However, Bradley’s smart play leading up to his goal against Panama showed why he’s still one of the U.S.’s most important players. After he swung in a dangerous corner kick that nearly nestled inside goalkeeper Jaime Penedo’s near post and planted the idea in his opponents’ minds, he hit the second in quick succession to the opposite post.
Lee Nguyen and Luis Gil, both No. 10s by trade, played in this camp, but Klinsmann didn’t have the confidence to play either from the start and let the game grow around them. Playing as a substitute is a more reactive task, as the game has already been created, and they have to step into it rather than affect its evolution.
While the U.S. showed flashes of ability in the final third in both matches, its play out of the back still lacked. The possession philosophy of which Klinsmann has spoken frequently is still missing in the final product. The team rarely played out of the back against Chile in particular, and defenders specifically failed to make themselves available for short play off goal kicks.
Goalkeeper Nick Rimando waved players forward and launched long ball after long ball. When the U.S. did try to play out, its spacing was off; players and coaches often talk about playing with as few touches as possible in the back, but if their spacing isn’t correct, it won’t be possible.
The U.S.’s poor spacing was personified in near-goals for each opponent: Panama’s Blas Pérez missed a wide-open goal just before halftime after a missed connection between Rimando and Matt Besler; Jermaine Jones gave away a ball at a similar stage the previous game, forcing Rimando into an important 1-on-1 save.
One instance of successful play out of the back set up the U.S.’s second goal against Chile, and it showcased Steve Birnbaum as likely the team’s best center back in terms of possession. He used space effectively in the build-up, moving at supportive angles and making simple passes to allow the U.S. to play out.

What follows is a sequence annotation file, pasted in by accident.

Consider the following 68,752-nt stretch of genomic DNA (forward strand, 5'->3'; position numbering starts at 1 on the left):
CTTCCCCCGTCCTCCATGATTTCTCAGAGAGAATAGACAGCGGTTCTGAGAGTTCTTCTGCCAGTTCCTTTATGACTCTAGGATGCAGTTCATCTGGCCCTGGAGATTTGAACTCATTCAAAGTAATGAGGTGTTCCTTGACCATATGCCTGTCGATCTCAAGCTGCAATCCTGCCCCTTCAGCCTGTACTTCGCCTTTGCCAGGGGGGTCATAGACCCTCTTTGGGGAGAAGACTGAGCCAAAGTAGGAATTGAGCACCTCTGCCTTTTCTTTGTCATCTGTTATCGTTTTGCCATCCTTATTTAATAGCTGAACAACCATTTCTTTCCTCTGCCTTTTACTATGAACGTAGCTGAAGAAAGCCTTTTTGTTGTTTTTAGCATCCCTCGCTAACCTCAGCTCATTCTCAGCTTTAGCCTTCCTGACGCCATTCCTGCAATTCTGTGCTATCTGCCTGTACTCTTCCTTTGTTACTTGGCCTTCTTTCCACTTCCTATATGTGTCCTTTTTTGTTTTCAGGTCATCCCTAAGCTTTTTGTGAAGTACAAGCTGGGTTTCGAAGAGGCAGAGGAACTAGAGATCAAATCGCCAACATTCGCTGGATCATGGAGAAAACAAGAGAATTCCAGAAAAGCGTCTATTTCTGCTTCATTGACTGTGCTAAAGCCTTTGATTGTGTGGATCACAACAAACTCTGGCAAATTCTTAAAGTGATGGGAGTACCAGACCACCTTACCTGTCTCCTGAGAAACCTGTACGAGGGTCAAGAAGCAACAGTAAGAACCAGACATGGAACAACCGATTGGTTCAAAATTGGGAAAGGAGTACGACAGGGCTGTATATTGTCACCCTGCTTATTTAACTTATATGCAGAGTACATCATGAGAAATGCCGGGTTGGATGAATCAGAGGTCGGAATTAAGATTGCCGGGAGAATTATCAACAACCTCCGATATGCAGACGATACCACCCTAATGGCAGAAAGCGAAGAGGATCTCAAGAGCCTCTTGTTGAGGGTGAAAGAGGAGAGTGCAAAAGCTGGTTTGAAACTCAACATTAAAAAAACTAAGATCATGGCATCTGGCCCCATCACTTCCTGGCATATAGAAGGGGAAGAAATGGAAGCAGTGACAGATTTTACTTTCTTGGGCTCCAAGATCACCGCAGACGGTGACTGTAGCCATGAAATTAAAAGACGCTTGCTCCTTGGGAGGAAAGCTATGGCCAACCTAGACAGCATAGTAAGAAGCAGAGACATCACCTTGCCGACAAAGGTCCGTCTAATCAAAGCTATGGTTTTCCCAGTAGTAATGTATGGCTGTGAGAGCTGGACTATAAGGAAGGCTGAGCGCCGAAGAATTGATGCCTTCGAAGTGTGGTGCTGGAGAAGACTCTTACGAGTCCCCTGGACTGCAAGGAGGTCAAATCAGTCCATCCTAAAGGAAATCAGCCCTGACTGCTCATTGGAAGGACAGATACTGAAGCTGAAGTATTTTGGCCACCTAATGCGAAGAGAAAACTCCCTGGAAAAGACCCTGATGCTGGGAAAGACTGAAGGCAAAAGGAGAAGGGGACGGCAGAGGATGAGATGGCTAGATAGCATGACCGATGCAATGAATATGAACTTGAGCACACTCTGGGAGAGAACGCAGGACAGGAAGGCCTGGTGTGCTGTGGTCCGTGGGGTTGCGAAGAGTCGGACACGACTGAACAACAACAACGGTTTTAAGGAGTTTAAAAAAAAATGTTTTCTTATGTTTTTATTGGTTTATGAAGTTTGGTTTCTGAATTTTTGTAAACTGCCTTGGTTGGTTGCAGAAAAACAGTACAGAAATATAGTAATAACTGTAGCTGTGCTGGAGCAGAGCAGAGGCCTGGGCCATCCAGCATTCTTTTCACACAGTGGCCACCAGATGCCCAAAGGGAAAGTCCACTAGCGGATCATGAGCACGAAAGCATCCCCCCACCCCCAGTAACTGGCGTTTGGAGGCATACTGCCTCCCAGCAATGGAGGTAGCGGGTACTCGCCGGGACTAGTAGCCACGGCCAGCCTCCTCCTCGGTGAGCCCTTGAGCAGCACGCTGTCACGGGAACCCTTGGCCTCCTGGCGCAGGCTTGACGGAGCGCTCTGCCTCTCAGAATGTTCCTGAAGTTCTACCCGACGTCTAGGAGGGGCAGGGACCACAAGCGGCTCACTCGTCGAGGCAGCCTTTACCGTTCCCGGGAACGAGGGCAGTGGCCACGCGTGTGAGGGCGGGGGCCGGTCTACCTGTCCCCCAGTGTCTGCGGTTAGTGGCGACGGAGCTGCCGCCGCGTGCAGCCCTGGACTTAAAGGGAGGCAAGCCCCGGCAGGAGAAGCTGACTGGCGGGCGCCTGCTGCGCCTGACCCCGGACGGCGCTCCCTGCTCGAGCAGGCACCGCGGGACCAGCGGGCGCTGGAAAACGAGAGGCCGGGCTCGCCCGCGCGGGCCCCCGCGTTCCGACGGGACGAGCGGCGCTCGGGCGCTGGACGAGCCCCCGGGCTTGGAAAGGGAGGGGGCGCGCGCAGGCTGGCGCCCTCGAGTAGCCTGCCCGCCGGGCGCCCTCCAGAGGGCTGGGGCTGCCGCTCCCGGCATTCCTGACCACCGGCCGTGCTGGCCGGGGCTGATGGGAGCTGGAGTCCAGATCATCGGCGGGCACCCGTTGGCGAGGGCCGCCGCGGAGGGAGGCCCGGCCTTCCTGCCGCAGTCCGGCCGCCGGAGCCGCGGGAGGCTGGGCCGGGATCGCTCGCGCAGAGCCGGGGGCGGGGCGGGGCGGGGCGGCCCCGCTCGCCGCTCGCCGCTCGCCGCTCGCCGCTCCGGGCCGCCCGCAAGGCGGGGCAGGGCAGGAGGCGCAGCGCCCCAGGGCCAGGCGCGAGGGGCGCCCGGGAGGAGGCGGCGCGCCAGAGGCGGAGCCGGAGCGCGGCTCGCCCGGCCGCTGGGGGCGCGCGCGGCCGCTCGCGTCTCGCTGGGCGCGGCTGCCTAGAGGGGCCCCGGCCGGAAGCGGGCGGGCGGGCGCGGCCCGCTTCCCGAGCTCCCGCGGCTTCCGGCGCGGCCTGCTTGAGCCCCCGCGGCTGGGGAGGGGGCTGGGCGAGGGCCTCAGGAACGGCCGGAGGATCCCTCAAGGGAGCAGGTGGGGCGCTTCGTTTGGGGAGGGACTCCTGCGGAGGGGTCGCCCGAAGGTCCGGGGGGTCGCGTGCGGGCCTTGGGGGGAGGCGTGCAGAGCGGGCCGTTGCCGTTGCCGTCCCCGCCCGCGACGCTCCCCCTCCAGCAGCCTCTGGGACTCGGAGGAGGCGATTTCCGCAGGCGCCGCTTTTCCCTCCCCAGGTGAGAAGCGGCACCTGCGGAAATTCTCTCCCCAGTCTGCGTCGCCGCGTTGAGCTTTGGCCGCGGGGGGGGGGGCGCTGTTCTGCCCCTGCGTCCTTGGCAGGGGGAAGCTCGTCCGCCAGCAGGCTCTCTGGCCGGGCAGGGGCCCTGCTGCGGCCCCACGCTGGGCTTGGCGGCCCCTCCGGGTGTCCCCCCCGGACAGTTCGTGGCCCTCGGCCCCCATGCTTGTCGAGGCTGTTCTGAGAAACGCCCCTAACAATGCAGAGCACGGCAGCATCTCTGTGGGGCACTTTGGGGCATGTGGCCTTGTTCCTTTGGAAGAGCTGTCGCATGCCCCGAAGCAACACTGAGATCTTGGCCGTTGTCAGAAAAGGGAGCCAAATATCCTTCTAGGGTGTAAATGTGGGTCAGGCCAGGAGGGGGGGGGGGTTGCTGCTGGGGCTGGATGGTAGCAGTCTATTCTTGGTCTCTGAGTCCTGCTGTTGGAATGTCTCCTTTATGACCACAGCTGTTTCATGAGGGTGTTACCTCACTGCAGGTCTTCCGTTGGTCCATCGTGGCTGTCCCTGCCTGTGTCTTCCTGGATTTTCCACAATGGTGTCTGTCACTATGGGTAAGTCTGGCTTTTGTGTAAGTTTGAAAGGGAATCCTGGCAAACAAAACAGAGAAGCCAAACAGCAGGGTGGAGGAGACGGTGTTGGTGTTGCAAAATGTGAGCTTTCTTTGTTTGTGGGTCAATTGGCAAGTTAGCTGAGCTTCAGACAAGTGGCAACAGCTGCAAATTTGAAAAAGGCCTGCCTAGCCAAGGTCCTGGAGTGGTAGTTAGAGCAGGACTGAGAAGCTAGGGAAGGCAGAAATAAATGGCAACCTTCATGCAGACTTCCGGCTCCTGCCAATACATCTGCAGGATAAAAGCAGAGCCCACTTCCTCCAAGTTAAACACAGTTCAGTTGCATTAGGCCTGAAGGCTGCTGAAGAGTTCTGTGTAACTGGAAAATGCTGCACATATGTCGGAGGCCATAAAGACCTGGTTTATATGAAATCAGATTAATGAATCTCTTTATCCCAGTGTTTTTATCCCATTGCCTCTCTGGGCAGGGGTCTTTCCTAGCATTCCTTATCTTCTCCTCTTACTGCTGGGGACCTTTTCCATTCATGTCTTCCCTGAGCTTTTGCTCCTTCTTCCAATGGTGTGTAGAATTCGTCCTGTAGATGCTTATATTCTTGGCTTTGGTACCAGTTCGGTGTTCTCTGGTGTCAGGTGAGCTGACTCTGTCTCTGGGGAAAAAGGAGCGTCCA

Contrast his exemplary body shape and fundamentals with those of Besler and Jones, whose hips were often not square to the field and who didn’t move into the correct angles to make ball movement easy. Defenders are called on to “play simple” out of the back, but it has to be set up with constant movement and adjustments.
In addition, center backs marauding forward is a precarious proposition when done incorrectly, and Jones often drifted too far out of his area of responsibility, making it more difficult for the U.S. to build out.
He consistently crossed zones with his central-defensive partners and was generally too drawn to the ball in both attacking and defensive phases. In possession, he cut off passing lanes to players in better positions by drifting.
Right now, the U.S. still lacks a defining team concept that breeds familiarity and comfort among players with regard to how they should proceed in all situations — or simply put, the team still has no true identity.
The U.S. came closer against Panama to finding what works than against Chile (caveats about the quality of opposition notwithstanding). Again, it’s not about the formation; it’s about the collective idea within the chosen system.
The formation becomes an unnecessary focus when players don’t understand the nuances of what’s being asked of them.
They fall back into comfortable notions of formation rather than roles when they haven’t been properly defined through choreography and repetition in training.
It might be time for Klinsmann to stow his experimental spirit and focus on instilling whatever his personal coaching philosophy dictates as the best way to play. Just as Guardiola’s teams are riddled with his fingerprints, as are José Mourinho’s with his and other top managers with theirs, Klinsmann has to put his stamp on the team.
Forget about fitness. Forget about formation. This is about identity.